By Leili Najmabadi
Deep in the forests of the Amazon, lie a species of red berries capable of weakening antibiotic-resistant bacteria. These berries grow on the Brazilian peppertree and though they have been cherished by local medicinal healers, they have only recently been discovered by Emory University’s team of scientists. While being native to South America, the peppertree, Schinus terebinthifolia, is also found in southern states as well as California in the United States. By analyzing their chemical composition, Emory University’s Cassandra Quave was able to find that the berries’ consisted heavily of flavone. Due to the berries common use by traditional healers to treat skin and tissue infections, the extract created was therefore tested among mice with MRSA bacteria (methicillin-resistant Staphylococcus auereus) to prevent skin lesions. The berries’ extract participates in “quorum quenching”, meaning that it halts communication between cells in the bacteria so that they cannot perform their desired function of harming the organism. Without the bacteria being able to transmit toxic material, the maintenance of the untouched immune system can continue to thrive. The mice’s tissues and healthy bacteria are not harmed during treatment.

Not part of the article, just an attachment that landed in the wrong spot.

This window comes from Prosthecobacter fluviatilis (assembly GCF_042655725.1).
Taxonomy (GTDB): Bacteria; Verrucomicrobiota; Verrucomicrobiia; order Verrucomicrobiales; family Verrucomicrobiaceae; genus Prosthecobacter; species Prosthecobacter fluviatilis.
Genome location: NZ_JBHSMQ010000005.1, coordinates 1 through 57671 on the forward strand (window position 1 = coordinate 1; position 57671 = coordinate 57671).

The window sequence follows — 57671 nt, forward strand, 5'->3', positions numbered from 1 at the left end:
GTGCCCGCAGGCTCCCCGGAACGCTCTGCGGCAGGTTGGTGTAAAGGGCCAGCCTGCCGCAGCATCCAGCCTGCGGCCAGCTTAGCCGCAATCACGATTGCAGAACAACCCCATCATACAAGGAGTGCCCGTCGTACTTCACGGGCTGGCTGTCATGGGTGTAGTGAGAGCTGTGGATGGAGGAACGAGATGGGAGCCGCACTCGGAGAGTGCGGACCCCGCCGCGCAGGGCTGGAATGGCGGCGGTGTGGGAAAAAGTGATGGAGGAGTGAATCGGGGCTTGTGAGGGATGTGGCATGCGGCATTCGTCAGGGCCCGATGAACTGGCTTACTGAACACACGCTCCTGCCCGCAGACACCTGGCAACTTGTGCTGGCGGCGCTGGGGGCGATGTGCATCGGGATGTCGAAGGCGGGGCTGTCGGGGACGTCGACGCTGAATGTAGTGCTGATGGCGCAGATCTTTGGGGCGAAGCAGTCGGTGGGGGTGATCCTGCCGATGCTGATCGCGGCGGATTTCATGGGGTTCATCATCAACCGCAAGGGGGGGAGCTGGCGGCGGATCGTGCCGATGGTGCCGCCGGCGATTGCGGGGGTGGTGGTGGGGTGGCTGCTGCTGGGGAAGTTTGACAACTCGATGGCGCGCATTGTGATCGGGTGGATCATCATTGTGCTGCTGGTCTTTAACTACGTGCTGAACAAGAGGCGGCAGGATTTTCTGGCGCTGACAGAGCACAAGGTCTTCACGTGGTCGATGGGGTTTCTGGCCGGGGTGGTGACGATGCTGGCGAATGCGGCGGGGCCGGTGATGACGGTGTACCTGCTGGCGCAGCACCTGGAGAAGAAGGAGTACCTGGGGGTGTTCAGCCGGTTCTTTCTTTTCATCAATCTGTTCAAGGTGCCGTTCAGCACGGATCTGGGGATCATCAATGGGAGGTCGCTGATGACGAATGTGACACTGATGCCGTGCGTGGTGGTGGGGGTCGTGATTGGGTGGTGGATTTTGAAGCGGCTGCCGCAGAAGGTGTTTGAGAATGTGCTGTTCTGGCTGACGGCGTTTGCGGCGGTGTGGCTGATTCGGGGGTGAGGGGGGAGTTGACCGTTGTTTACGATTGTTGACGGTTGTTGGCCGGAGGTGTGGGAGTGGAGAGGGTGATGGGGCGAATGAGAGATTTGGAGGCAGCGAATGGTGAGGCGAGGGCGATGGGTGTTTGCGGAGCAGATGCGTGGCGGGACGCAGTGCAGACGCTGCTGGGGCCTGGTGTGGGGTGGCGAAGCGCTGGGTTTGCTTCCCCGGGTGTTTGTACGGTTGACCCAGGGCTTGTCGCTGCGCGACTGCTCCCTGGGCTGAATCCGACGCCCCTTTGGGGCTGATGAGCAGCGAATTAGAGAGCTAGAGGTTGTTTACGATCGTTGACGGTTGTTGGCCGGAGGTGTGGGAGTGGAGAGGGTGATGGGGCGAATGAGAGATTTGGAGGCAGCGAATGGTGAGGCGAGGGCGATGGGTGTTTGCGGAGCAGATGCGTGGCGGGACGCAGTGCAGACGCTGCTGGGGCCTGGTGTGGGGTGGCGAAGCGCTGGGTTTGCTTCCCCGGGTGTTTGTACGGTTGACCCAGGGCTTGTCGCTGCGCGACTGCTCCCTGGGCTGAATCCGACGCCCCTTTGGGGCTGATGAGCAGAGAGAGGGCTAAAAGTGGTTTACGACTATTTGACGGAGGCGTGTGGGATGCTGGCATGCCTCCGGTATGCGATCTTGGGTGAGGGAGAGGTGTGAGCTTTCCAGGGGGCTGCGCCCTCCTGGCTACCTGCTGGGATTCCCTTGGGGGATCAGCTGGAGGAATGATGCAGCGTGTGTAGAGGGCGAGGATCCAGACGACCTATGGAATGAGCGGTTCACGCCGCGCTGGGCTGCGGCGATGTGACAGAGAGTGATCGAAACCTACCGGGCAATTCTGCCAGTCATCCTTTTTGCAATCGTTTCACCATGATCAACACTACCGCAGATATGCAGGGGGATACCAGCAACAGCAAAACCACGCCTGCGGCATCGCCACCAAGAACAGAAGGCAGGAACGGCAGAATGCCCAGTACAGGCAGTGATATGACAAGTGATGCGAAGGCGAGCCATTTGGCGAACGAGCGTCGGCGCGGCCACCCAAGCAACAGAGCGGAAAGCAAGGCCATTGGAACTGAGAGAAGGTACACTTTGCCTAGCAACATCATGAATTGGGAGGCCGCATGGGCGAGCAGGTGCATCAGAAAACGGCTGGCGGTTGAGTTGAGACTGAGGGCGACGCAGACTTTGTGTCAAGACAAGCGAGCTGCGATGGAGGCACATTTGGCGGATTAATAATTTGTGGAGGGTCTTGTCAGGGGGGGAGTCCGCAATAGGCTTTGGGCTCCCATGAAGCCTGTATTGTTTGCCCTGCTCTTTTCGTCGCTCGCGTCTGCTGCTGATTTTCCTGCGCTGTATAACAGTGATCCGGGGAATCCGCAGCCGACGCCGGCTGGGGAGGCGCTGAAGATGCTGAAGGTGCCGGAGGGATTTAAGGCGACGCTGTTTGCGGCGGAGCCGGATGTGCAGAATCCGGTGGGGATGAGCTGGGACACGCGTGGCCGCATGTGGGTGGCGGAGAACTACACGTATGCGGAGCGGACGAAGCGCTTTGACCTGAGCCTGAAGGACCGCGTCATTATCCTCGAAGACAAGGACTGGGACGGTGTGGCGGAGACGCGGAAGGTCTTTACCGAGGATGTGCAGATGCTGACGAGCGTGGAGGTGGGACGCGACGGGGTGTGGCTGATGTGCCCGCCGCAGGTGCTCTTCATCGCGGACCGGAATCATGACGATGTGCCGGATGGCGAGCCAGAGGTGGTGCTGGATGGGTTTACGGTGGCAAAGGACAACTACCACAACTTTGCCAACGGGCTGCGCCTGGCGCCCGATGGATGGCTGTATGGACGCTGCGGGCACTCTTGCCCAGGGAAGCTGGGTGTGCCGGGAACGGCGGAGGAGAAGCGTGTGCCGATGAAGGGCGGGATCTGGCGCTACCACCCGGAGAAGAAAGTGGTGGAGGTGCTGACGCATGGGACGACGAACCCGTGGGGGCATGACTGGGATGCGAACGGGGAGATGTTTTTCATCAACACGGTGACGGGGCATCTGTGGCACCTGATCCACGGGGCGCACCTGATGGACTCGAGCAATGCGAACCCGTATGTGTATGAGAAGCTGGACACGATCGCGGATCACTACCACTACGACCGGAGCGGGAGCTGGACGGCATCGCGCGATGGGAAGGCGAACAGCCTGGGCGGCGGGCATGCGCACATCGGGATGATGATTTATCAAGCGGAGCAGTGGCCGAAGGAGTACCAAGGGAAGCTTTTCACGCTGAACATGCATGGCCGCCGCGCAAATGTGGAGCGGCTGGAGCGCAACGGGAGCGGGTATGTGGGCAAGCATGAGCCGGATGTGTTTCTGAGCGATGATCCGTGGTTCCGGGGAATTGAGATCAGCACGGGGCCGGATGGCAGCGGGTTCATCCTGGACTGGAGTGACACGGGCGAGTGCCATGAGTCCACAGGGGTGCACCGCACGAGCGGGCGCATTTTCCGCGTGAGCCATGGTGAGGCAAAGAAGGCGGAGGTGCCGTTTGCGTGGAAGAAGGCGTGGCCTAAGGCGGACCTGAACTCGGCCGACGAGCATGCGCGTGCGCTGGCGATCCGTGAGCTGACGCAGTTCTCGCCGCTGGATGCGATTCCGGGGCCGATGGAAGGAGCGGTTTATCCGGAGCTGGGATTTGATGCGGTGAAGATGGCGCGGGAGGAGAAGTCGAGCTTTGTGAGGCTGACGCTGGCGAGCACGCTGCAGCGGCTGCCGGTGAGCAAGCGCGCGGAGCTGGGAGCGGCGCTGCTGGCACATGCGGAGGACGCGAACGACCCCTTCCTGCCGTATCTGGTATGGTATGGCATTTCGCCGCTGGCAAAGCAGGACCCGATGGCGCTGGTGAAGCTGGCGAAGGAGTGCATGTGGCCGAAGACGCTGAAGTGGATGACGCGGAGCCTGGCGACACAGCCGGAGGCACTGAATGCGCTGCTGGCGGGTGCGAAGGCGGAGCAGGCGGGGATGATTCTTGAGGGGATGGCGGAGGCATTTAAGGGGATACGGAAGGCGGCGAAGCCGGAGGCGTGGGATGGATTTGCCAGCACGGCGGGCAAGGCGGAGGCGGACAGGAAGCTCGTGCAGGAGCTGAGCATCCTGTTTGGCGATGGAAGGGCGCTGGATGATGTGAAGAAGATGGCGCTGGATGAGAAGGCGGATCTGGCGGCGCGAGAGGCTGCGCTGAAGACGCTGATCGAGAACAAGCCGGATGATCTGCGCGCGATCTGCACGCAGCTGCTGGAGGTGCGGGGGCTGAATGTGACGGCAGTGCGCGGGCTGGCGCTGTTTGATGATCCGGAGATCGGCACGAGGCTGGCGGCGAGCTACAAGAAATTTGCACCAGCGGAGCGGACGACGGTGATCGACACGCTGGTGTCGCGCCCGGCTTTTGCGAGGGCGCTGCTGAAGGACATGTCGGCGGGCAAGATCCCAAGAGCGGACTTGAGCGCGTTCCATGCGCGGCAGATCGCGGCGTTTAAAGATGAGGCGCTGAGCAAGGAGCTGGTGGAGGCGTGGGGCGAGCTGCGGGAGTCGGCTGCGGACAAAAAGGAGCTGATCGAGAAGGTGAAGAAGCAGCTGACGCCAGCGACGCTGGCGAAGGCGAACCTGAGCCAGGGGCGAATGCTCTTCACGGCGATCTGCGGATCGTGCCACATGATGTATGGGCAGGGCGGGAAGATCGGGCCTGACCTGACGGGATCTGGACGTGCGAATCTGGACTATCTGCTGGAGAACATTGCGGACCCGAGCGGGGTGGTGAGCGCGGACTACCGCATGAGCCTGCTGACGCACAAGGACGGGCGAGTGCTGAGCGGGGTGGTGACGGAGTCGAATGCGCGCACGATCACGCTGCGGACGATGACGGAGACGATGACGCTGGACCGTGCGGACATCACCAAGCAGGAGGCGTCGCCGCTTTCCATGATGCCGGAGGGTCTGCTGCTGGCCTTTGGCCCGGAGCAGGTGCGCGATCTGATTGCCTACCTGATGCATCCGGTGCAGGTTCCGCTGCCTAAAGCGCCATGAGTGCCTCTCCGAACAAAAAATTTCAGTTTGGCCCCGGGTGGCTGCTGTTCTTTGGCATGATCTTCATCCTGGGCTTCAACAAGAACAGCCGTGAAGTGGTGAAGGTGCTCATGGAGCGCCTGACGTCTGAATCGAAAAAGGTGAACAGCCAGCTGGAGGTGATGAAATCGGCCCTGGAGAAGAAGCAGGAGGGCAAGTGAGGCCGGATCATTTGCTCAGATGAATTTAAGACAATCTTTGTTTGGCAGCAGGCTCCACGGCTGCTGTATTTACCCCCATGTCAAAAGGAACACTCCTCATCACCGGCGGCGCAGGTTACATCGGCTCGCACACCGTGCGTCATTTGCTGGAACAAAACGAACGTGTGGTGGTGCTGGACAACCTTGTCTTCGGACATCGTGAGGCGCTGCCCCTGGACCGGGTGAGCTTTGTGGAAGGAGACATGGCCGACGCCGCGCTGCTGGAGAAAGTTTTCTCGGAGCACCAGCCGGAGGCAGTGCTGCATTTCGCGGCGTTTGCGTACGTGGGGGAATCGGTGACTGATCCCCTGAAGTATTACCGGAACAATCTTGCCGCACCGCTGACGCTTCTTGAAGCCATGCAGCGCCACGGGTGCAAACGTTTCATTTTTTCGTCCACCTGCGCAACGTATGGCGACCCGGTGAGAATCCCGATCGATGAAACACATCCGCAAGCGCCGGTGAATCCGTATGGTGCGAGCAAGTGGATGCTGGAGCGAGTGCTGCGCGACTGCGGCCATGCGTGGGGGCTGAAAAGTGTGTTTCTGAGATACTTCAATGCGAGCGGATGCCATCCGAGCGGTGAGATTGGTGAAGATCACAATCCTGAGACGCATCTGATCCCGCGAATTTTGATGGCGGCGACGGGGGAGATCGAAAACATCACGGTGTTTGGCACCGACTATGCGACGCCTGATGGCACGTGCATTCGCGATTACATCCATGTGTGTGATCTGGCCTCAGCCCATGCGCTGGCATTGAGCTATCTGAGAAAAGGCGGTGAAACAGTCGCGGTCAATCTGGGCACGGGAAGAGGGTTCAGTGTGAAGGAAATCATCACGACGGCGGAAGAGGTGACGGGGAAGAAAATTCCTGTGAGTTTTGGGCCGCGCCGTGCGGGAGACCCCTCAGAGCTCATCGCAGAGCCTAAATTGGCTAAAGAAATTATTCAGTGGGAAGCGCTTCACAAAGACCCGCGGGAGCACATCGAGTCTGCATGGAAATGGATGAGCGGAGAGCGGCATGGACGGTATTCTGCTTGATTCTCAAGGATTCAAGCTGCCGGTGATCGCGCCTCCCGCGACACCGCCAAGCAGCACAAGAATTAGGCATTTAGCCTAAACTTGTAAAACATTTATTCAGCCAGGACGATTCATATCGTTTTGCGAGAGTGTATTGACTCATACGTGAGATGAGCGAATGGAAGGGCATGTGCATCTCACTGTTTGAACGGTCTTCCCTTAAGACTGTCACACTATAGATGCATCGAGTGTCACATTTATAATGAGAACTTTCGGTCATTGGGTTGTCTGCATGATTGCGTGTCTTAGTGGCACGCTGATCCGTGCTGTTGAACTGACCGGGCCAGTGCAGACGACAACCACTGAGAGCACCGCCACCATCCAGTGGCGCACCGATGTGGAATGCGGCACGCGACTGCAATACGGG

Since the plant is a weed, it overshadows native species through chemical advantages. These advantages make them an eminent candidate for improving the growing international antibiotic-resistance issue. Quave urges to use anti-virulence mechanisms instead of bombarding bacteria with heavy drugs that they can become resistant to. This threat to worldwide health has caused concern in the Centers for Disease Control and Prevention and the United Nations. Currently, antibiotic-resistant infections are the cause of death for 700,000 people worldwide and 23,000 people in the U.S. alone. Scientists are hopeful that the research on the Brazilian peppertree’s berries will help to reduce the estimated 10 million annual deaths by 2050 as a result of these infections.
Emory Health Sciences. "Brazilian peppertree packs power to knock out antibiotic-resistant bacteria: Amazon traditional healers have used the plant for centuries to treat infections." ScienceDaily. ScienceDaily, 10 February 2017. <www.sciencedaily.com/releases/2017/02/170210084534.htm>.